May 20, 2010 Meeting Summary
Vijay Tallapragada presented some preliminary results from HWRF V3.2 R2O experiments. First Vijay presented statistics from control, or R1 (HWR1), runs. He noted that for HWR1, the code had corrections for radiation, land surface temperature, and momentum mixing, as well as bug fixes for the WPS binary. Overall, for the R1 tests, the goal was for HWR1 to match H050 results or improve on them. For the 2008-2009 Atlantic storms, Vijay noted a small loss in skill of track forecasts at 96 and 120h, almost the same value between HWR1 (in blue) and H050 (in orange) for x and y track bias, and almost identical values for H050 and HWR1 track standard deviation. Intensity error for the Atlantic storms showed improved skill for HWR1 with a decrease in positive bias compared to H050. For the 2008-2009 East Pacific, HWR1 showed a slight improvement in track error and track y bias as well as standard deviation. HWR1 also showed smaller intensity error values at 72h compared to H050 and reduced intensity bias for the EastPac storms. Next, Vijay split up the seasons and looked at the 2008 and 2009 Atlantic and East Pacific individually. He noted a large improvement in intensity skill for HWR1 compared to H050 for the Atlantic and East Pacific in both 2008 and 2009 with a slight loss in skill for the 2009 East Pacific at 96h and 120h. Vijay concluded by describing R2 experiments, which would use the H56C configuration with V3.2. R2 runs should be underway in the next few weeks.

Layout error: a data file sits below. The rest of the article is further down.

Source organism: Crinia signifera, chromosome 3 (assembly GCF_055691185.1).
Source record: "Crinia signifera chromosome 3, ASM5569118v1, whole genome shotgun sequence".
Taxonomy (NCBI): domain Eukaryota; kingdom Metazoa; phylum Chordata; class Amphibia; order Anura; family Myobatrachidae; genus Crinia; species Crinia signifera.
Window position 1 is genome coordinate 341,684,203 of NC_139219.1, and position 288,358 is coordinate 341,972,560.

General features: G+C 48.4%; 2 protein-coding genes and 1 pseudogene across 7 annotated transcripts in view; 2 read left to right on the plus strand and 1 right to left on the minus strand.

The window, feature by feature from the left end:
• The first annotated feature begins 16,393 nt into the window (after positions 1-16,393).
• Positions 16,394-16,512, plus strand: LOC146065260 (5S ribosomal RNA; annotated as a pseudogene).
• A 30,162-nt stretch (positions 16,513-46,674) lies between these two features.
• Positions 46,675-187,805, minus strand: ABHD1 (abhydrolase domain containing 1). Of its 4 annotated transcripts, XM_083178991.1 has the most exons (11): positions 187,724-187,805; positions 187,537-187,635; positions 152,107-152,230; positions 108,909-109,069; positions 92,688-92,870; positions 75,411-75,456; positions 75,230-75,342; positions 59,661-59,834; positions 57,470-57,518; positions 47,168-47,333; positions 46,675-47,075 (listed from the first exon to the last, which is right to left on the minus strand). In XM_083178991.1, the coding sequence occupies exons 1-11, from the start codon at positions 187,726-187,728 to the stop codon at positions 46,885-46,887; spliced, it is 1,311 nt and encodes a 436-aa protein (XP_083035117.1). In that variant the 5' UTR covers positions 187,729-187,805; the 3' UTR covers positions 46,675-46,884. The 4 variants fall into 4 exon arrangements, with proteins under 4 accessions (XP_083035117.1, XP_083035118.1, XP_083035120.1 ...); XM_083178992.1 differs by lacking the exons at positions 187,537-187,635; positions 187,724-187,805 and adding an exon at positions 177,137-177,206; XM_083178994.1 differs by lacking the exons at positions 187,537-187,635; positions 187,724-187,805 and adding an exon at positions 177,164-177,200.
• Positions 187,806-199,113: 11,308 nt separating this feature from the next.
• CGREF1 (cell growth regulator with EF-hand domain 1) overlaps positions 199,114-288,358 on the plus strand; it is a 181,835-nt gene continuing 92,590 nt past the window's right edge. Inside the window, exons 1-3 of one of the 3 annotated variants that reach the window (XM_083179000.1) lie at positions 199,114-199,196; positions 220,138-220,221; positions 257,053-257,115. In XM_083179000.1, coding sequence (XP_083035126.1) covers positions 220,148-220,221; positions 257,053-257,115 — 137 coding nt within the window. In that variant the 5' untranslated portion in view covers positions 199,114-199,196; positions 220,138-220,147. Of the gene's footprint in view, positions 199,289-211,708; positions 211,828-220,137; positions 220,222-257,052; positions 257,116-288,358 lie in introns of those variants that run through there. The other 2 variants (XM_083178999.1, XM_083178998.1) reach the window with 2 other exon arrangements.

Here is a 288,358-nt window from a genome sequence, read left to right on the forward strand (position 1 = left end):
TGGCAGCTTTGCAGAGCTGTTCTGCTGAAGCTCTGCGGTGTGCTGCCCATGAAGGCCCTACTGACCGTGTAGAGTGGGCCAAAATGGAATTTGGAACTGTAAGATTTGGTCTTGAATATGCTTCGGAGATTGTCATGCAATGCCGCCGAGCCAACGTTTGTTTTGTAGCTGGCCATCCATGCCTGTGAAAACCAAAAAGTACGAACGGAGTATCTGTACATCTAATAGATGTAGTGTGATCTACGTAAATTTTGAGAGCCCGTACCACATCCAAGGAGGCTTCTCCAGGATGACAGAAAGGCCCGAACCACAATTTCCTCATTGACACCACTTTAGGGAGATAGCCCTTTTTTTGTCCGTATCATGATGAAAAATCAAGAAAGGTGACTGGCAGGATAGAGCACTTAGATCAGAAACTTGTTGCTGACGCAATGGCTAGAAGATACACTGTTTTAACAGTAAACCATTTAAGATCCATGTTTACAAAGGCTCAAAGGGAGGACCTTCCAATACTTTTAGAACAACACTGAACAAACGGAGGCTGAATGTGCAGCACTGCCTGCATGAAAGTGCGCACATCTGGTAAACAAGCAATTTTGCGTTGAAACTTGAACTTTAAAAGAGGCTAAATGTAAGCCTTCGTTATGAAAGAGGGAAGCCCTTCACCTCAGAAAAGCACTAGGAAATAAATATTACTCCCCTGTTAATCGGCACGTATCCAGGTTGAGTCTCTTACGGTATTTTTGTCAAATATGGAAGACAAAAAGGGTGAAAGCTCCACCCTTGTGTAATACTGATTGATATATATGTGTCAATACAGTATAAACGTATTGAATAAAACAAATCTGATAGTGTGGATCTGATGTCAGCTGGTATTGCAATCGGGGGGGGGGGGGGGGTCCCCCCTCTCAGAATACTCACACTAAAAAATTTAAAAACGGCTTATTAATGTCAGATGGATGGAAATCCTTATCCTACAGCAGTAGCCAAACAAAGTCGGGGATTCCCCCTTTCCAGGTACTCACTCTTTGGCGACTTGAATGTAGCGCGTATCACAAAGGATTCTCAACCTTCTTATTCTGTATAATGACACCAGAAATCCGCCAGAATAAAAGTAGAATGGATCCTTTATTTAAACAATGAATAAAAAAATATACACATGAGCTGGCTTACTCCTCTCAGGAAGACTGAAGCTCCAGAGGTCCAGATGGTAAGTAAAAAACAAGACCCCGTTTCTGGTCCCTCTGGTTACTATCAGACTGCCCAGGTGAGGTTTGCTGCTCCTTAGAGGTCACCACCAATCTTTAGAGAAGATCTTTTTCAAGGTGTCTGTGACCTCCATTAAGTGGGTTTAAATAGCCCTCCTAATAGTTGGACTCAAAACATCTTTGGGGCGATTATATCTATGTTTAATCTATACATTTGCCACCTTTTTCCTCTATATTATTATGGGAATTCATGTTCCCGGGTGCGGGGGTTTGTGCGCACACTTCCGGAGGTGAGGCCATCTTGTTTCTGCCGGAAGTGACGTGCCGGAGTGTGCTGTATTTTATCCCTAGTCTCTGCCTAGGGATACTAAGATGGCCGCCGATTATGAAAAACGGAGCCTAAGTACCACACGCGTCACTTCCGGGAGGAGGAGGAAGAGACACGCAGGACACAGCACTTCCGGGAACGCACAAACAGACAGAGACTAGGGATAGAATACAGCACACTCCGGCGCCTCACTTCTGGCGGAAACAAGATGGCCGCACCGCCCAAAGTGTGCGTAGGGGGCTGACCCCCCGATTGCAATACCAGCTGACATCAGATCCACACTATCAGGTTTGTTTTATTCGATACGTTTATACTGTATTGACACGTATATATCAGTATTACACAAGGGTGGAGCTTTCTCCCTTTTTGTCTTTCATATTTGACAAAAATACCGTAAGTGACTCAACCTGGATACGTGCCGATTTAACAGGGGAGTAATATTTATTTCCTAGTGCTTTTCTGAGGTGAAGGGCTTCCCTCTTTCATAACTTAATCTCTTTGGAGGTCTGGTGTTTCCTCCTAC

Next Zhan Zhang presented some diagnostics from HWRF R1 experiments. Zhan noted these diagnostics were mainly for sanity check purposes. Zhan first showed track and intensity forecasts for Fay. He noted the similarity of HWR1 and H050 as well as the slight improvement shown with HWR1. Zhan then showed the wind speed plots for Hurricane Gustav at 48 and 96h. He noted that in older V3 runs, the HWRF had spurious vortices in the wind field, which had been diminished with the version of V3.2 used for HWR1 runs. Zhan then showed plots for Fay, first of surface latent heat. He noted that at 48h, the differences in HWR1 and H050 values were much larger than at 6h. The same was true for surface sensible heat. The sea level pressure and SST plot at 48h for Fay showed a larger cold wake for the HWR1 run. The plot for the temperature difference between the lowest post processed level and SST showed a 1 degree cooler value for HWR1 compared to H050. Finally Zhan noted the differences in the cross-section of the wind speed plots and how the storm structures were different. More work on the differences between H050 and HWR1 runs is ongoing.
Finally, Janna O'Connor presented a very brief overview of the new products from the HWRF for the 2010 hurricane season. She noted the inclusion of GOES simulated water vapor and infrared products as well as simulated radar reflectivity for both the parent and nest domains.